I was actually searching the bookshops for Karin Slaughter's latest (to be called either "Undone" or "Genesis"), since it's been released in the rest of the world. Of course, Perth being the pimple on the ass end of the world, we'll probably have to wait a couple more months. Just to demonstrate, I discovered "The Neighbour" by Lisa Gardner at Dymocks - just the one copy. Absolutely no copies at Borders. This is an author with 10 previous Top 10 bestsellers under her belt. You'd think the release of her latest would be a little better stocked. Maybe publishers think people in Perth don't read. In any case, I was very excited, since I knew that was the next couple of evenings stitched up for me.
"The Neighbour" focuses on the disappearance of Sandra Jones, a young mother in a seemingly perfect marriage to news reporter Jason Jones, with 4-year-old daughter Clarissa. As the book progresses, we learn that things were not as they seemed in this family. Another plot strand follows Aidan Brewster, a convicted sex offender who knows he will become a suspect. Then there's Sgt. D.D. Warren, who has been a secondary character in Gardner's previous novels "Alone" and "Hide". She's the lead investigator who hopes to follow up on some leads before the inevitable media firestorm.
Lisa Gardner is one of my favourite authors, so I was a happy chappy in the two nights it took me to finish this one. She's a good writer and a lot of this book kept me guessing. It's one of those books you devour yet don't want to end. Nevertheless, once it was all over, some issues did bug me. I'm not going to spoil anything, but elements of the ending are more than a little contrived. If Gardner wasn't such a pro, you could lable it very soap opera-ish. Luckily, actually getting to the ending provides most of the fun, so it's an easy sin to forgive. The biggest issue has to do with the "investigation" angle. Once all is said and done, D.D. Warren and her partner Det. Mitchell come across as pretty stupid. All the other characters have remained five steps ahead of them, and their inclusion in the plot feels very unnecessary, since they can't seem to figure out a single thing for themselves. They're even outsmarted by a thirteen-year-old boy! You could have removed them from the story completely and not lost any of the plot's momentum. Not good, really!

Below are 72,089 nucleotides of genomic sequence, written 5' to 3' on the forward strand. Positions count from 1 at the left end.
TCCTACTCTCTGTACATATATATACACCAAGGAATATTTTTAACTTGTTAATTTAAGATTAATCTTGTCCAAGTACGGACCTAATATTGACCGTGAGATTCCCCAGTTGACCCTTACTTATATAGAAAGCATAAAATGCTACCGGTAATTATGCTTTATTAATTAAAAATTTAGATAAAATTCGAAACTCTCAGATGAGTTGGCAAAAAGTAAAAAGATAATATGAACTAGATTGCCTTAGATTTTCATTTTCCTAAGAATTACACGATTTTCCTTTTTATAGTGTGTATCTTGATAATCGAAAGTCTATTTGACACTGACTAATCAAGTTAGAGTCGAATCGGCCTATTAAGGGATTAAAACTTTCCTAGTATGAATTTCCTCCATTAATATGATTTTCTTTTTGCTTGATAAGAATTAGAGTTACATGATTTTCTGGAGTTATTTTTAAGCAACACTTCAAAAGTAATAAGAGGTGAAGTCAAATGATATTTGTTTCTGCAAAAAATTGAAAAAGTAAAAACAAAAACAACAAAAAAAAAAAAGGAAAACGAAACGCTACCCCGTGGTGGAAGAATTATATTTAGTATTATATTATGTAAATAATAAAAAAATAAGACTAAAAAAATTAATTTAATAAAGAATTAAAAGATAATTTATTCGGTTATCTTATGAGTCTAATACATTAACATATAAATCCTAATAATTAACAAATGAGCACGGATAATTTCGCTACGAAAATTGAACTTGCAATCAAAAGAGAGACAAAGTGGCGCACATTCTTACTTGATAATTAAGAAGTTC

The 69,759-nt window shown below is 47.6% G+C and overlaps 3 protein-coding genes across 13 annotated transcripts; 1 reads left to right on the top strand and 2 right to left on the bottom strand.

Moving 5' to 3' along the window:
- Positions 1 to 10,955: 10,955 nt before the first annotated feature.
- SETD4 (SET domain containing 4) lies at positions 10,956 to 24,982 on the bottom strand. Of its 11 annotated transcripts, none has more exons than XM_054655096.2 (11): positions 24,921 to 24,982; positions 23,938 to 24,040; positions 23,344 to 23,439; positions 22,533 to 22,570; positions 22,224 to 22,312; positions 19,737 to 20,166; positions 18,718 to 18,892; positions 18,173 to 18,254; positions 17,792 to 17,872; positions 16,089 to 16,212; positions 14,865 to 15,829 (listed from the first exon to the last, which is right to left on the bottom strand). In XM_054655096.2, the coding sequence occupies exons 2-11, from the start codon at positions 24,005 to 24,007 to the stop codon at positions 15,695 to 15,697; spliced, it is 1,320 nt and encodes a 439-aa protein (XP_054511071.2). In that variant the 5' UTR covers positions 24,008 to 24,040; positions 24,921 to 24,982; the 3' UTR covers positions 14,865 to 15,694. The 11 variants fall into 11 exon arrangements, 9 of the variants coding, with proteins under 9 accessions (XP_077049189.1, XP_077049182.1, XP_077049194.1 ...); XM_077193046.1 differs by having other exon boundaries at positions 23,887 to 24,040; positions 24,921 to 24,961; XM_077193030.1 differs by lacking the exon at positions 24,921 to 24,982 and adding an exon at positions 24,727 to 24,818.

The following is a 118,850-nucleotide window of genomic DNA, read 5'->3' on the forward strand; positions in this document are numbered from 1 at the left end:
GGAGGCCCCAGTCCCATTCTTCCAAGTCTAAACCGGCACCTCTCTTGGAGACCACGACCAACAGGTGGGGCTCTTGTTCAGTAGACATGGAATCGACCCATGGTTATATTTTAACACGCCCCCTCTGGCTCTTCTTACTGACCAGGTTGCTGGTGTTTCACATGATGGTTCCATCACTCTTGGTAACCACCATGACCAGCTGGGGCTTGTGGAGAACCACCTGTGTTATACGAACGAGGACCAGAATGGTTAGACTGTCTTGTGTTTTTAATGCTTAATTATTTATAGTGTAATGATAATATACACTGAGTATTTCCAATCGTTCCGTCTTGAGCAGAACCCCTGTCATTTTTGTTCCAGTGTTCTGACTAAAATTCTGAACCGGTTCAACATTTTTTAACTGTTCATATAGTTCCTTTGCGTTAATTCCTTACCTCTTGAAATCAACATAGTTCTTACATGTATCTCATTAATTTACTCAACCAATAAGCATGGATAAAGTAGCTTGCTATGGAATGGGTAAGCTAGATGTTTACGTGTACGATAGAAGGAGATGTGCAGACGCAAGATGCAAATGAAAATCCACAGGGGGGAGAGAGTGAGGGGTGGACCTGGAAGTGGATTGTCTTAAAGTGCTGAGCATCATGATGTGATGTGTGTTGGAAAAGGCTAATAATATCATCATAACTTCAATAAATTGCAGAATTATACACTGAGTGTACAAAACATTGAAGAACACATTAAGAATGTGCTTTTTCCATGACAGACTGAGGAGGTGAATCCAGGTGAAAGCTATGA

To a lesser degree, I was bothered by links to Gardner's previous book "Say Goodbye". By incorporating parts from that book, which belongs in one series, and then including D.D. Warren, who belongs in another series, the timelines don't quite match. I could be wrong, however, since I don't fully remember "Say Goodbye" (other than it being a good read). In the end, "The Neighbour" is definitely worth picking up, because it does keep the truth neatly hidden, and is very hard to put down. And if you enjoy it, hurry off to the bookstore/library and read "The Killing Hour" and "Hide", two of Gardner's best.